The view has prevailed for the better part of the twentieth century that small firms do not perform an important role in Western economies. Official policies in many countries have favored large units of production because there were strong reasons to believe that large firms were superior to small firms in virtually every aspect of economic performance--productivity, technological progress, and job security and compensation. However, in the 1970s, evidence began to suggest that small firms in some countries were outperforming their larger counterparts. Perhaps the best example of this trend was in the steel industry, where new firms entered the market in the form of "mini-mills," and small-firm employment expanded, while many large companies shut down plants and reduced employment. Although no systematic evidence exists to determine unequivocally whether smaller units of production are as efficient as large firms or are, in fact, more efficient, some researchers have concluded that the accumulated evidence to date indicates that small firms are at least not burdened with an inherent size disadvantage.
Thus, an alternative view has emerged in the economics literature, arguing that small firms make several important contributions to industrial markets. First, small firms are often the source of the kind of innovative activity that leads to technological change. Small firms generate market turbulence that creates additional dimensions of competition, and they also promote international competition through newly created niches. Finally, small firms in recent years have generated the preponderant share of new jobs.
However, empirical knowledge about the relative roles of large and small firms is generally based upon anecdotal evidence and case studies, and such evidence has proved inadequate to answer major questions concerning the role of small firms across various industries and nations. An additional difficulty is that it is not obvious what criteria one should use to distinguish small firms from large ones. While a "small firm" is often defined as an enterprise with fewer than 500 employees, research studies of small firms use a wide variety of definitions.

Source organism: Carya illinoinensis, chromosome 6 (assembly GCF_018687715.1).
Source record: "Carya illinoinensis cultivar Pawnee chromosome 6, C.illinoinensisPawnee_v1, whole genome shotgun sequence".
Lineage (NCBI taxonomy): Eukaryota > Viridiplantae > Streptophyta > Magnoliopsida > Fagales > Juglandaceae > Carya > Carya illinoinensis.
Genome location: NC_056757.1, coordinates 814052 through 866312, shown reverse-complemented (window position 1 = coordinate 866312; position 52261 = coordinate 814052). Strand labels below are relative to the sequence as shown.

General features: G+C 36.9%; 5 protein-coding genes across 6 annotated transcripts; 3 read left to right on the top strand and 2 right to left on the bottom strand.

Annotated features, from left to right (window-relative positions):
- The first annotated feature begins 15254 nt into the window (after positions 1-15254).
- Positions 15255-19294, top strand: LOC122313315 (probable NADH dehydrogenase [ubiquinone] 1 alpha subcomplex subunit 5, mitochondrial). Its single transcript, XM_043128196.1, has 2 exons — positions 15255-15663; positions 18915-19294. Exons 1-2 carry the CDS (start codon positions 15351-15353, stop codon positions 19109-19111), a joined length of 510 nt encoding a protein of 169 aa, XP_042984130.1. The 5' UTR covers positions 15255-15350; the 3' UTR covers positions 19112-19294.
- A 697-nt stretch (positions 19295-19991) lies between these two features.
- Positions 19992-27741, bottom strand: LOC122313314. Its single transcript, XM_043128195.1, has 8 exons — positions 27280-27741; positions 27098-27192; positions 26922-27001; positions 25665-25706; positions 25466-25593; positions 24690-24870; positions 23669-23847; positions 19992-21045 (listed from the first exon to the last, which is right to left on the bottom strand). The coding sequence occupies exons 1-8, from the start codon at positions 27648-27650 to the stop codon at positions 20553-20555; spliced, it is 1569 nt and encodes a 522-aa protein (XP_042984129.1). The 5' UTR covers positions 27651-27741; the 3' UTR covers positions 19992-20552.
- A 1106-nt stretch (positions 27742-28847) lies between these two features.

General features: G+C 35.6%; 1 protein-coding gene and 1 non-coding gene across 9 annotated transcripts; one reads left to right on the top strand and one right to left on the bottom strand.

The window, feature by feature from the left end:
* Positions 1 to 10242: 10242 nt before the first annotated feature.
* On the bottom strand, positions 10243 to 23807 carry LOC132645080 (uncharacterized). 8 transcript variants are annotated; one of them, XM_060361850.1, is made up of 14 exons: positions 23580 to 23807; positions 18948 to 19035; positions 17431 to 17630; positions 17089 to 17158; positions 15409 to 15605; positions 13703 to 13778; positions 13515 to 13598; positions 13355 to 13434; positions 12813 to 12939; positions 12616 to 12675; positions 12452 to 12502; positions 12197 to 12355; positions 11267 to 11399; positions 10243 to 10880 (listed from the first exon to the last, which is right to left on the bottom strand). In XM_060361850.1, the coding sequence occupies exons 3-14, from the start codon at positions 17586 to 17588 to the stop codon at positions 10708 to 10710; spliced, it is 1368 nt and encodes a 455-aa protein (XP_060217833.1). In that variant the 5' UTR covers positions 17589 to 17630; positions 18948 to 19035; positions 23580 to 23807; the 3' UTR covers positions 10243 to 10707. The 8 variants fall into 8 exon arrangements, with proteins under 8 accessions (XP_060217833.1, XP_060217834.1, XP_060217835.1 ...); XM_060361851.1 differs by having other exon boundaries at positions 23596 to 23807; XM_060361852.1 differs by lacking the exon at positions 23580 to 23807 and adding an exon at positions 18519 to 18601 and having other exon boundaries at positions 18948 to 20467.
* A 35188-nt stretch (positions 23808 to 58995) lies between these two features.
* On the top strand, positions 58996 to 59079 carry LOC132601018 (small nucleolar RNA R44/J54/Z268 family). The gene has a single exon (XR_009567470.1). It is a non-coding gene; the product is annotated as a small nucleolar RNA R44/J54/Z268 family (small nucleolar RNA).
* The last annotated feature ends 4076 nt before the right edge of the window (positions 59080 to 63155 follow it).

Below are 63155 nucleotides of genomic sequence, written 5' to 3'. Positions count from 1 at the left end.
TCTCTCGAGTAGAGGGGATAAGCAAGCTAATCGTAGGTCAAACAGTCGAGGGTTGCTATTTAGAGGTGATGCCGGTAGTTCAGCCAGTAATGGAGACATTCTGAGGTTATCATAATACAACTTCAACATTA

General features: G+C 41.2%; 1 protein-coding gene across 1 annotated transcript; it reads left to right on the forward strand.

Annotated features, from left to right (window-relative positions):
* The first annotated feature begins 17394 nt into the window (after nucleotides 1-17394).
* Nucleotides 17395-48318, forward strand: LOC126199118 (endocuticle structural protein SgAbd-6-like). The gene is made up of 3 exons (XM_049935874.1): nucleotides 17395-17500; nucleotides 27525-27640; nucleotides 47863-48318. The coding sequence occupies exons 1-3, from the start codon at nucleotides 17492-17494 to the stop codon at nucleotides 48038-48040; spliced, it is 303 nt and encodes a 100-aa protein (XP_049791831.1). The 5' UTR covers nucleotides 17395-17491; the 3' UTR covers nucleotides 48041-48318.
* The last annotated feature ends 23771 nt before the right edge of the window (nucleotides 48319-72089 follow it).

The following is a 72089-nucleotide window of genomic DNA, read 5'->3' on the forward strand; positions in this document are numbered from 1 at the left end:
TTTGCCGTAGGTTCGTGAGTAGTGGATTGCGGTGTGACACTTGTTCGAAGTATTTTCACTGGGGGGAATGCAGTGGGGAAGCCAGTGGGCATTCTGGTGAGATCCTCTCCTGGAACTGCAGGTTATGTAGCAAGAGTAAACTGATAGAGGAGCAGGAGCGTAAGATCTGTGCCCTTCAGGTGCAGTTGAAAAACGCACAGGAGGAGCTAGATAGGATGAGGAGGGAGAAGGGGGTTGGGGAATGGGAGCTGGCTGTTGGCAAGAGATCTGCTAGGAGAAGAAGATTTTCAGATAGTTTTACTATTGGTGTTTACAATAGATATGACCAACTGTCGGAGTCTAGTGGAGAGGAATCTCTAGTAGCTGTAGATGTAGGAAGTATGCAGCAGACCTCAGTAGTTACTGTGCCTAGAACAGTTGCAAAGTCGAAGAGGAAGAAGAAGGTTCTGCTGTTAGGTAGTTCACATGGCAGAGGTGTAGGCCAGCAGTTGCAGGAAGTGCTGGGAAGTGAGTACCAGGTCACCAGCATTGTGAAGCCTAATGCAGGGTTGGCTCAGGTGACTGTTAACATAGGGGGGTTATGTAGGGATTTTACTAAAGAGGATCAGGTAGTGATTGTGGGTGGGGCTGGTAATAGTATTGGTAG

Which of the following best describes the organization of the first paragraph of the passage?
A viewpoint is introduced, counterevidence is presented, and a new perspective is suggested.
Opposing viewpoints are discussed, and evidence is provided that refutes both of those viewpoints.
A hypothesis is described, supported with specific evidence, and then reaffirmed.
An alternative viewpoint is presented, criticized, and dismissed in light of new evidence.
Opposing viewpoints are presented, discussed, and then found to be more similar than previously supposed.
第一段的结构非常明显，提出一个观点，“The view has prevailed for the better part of the twentieth century that small firms do not perform an important role in Western economies.”，然后提出反对的证据“evidence began to suggest that small firms in some countries were outperforming their larger counterparts. Perhaps the best example”最后从新的角度看待问题 “some researchers have concluded that the accumulated evidence to date indicates that small firms are at least not burdened with an inherent size disadvantage.”。
A选项： Correct. 介绍一个观点，展示出反对证据，新的视角被提出。解释同“考点”。